A supporter of Obamacare finds that access to health insurance does not automatically turn into access to health care:
“I’m sorry, we are no longer accepting that kind of insurance. I apologize for the confusion; Dr. [insert name] is only willing to see existing patients at this time.”
As a proud new beneficiary of the Affordable Health Care Act, I’d like to report that I am doctorless. Ninety-six. Ninety-six is the number of soul crushing rejections that greeted me as I attempted to find one. It’s the number of physicians whose secretaries feigned empathy while rehearsing the “I’m so sorry” line before curtly hanging up. You see, when the rush of the formerly uninsured came knocking, doctors in my New Jersey town began closing their doors and promptly telling insurance companies that they had no room for new patients.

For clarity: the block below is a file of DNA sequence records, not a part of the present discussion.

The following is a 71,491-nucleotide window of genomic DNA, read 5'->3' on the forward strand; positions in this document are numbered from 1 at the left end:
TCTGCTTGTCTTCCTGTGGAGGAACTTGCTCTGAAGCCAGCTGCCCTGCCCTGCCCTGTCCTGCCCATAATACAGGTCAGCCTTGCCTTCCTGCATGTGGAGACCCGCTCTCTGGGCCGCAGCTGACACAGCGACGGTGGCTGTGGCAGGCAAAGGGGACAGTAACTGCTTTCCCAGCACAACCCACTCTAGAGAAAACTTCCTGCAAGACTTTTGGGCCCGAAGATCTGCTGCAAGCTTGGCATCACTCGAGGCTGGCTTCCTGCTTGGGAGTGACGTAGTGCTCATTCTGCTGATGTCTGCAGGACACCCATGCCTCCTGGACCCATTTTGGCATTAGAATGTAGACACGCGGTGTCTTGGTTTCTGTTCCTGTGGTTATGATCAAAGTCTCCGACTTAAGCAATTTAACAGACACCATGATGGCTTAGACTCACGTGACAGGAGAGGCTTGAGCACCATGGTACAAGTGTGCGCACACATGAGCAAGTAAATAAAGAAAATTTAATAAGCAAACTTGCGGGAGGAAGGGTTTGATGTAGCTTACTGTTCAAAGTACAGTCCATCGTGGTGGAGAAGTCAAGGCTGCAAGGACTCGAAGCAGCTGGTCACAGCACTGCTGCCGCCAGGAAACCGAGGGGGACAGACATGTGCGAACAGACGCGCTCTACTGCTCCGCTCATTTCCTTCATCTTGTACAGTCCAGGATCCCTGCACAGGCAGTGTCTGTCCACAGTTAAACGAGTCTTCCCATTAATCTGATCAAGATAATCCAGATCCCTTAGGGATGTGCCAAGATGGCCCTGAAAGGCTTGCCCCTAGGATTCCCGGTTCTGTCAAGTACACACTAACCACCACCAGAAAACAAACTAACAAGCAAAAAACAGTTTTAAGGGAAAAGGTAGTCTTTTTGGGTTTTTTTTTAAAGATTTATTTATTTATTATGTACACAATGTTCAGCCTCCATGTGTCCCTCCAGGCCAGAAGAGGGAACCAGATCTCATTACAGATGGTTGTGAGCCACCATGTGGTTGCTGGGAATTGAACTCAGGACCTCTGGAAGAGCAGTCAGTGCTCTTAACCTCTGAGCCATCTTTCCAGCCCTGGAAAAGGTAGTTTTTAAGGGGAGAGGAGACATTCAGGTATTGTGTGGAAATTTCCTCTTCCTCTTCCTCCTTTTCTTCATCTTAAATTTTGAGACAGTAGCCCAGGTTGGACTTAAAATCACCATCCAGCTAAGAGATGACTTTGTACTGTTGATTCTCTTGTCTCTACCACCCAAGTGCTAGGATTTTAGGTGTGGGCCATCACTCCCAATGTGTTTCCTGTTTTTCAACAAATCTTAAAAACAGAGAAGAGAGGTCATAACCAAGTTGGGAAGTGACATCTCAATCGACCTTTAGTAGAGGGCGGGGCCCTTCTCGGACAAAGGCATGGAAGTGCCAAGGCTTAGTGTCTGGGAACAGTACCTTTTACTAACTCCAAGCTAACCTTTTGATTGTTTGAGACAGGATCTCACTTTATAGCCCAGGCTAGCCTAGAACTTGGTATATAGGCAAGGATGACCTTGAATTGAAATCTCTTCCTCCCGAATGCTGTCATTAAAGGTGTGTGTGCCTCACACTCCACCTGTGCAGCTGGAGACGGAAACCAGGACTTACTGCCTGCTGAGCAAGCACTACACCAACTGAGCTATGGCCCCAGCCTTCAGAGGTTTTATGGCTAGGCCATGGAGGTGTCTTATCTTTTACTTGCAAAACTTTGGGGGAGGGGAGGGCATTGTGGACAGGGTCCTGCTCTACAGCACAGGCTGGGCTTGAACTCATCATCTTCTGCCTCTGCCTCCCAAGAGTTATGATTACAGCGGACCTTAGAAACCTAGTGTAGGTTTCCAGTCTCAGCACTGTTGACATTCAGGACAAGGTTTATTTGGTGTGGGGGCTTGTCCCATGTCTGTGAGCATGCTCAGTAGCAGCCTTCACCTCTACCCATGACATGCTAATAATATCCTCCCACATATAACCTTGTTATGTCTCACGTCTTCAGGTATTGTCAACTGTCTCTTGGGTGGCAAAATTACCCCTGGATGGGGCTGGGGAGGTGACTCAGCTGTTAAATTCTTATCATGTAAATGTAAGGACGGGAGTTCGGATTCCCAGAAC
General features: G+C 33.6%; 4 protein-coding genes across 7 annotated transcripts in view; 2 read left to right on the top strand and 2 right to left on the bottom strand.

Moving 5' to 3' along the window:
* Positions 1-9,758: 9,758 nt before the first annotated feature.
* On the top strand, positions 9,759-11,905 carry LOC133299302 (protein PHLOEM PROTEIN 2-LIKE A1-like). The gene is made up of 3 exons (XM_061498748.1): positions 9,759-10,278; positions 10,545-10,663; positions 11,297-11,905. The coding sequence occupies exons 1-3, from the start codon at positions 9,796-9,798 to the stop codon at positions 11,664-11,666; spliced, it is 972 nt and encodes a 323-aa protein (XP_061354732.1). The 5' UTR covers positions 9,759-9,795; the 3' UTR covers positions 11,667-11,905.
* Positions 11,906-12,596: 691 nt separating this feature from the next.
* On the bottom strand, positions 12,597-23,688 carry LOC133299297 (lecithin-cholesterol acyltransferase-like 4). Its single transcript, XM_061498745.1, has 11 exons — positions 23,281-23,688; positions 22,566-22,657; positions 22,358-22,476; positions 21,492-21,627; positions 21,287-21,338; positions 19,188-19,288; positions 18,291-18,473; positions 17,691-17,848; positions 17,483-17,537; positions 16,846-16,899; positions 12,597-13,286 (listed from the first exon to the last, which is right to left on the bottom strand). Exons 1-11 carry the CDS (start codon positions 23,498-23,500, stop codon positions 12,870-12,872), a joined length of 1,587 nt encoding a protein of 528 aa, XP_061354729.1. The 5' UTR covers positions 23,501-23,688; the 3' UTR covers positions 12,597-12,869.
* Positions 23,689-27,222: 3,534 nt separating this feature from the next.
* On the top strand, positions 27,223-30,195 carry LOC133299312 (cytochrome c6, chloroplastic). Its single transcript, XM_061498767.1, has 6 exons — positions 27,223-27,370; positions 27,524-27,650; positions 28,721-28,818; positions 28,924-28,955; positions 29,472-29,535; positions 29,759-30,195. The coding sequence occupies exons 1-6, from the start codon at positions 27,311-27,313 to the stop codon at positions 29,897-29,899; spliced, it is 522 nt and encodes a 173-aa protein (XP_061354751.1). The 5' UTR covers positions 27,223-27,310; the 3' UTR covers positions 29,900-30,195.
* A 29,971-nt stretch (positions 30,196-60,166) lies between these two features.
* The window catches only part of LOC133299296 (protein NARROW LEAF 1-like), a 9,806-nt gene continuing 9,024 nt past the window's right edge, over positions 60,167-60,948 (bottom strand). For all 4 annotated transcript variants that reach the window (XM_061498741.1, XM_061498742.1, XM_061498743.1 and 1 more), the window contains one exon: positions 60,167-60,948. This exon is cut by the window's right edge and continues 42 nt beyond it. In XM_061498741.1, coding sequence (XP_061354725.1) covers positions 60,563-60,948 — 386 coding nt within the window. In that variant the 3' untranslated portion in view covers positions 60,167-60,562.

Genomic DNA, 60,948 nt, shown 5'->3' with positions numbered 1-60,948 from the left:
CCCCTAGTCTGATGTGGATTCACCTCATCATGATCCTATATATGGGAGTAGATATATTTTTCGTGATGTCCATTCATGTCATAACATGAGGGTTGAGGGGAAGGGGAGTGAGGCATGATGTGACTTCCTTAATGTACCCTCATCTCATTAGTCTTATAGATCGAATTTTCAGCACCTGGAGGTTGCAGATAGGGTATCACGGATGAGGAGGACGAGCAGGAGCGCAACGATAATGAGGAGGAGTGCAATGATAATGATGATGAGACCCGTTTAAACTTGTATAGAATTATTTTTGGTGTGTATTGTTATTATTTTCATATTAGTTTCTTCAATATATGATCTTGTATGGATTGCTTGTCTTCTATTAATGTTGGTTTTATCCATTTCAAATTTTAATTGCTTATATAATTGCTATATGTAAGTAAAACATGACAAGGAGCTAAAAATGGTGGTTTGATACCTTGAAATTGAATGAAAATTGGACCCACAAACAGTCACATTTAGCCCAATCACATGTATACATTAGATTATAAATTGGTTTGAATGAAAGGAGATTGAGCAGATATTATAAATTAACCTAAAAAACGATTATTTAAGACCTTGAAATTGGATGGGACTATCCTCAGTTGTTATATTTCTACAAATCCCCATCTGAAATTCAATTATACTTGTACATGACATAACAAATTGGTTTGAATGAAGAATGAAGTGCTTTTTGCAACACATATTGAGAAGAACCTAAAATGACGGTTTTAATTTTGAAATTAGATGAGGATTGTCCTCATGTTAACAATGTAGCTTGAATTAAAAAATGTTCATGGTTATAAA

Writer Danielle Kimberly notes that doctors lament that Medicaid reimburses them far too little money for their treatment. However, doctors also lament that reimbursement takes way too long to arrive and that the paperwork and bureaucracy are far too frustrating.
A study from Merritt Hawkins released in February found that less than half the doctors in the nation’s largest cities take Medicaid patients; in 2009 it was above 55 percent.
The range varies widely from city to city and from specialty to specialty, but in some cities, it is nearly impossible to find a specialist who accepts Medicaid. Only 7 percent of cardiologists in Minneapolis accept Medicaid; only 15 percent of dermatologists in Philadelphia; only 35 percent of obstetricians and gynecologists in Denver; only 28 percent of orthopedists in Seattle, and only 32 percent of family practitioners in New York City.